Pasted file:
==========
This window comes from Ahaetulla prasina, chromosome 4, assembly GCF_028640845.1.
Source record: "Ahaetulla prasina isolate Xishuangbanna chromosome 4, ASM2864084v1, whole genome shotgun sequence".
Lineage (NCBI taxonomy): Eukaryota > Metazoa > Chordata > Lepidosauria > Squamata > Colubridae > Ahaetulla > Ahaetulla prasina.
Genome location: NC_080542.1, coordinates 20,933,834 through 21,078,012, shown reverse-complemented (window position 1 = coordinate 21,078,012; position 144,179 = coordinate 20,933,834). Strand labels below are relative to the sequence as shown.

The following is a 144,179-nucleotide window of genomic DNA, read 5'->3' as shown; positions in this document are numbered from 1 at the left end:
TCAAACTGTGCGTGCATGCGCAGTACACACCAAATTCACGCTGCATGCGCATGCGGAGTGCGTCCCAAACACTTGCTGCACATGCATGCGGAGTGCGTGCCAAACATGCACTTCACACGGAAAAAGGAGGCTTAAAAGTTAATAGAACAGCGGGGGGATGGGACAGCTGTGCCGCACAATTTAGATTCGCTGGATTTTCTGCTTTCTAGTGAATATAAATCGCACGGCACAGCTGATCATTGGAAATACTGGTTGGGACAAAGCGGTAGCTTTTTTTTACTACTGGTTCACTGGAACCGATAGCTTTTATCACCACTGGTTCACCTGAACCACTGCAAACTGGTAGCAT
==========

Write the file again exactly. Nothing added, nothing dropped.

This window comes from Ahaetulla prasina, chromosome 4, assembly GCF_028640845.1.
Source record: "Ahaetulla prasina isolate Xishuangbanna chromosome 4, ASM2864084v1, whole genome shotgun sequence".
Lineage (NCBI taxonomy): Eukaryota > Metazoa > Chordata > Lepidosauria > Squamata > Colubridae > Ahaetulla > Ahaetulla prasina.
Genome location: NC_080542.1, coordinates 20,933,834 through 21,078,012, shown reverse-complemented (window position 1 = coordinate 21,078,012; position 144,179 = coordinate 20,933,834). Strand labels below are relative to the sequence as shown.

The following is a 144,179-nucleotide window of genomic DNA, read 5'->3' as shown; positions in this document are numbered from 1 at the left end:
TCAAACTGTGCGTGCATGCGCAGTACACACCAAATTCACGCTGCATGCGCATGCGGAGTGCGTCCCAAACACTTGCTGCACATGCATGCGGAGTGCGTGCCAAACATGCACTTCACACGGAAAAAGGAGGCTTAAAAGTTAATAGAACAGCGGGGGGATGGGACAGCTGTGCCGCACAATTTAGATTCGCTGGATTTTCTGCTTTCTAGTGAATATAAATCGCACGGCACAGCTGATCATTGGAAATACTGGTTGGGACAAAGCGGTAGCTTTTTTTTACTACTGGTTCACTGGAACCGATAGCTTTTATCACCACTGGTTCACCTGAACCACTGCAAACTGGTAGCAT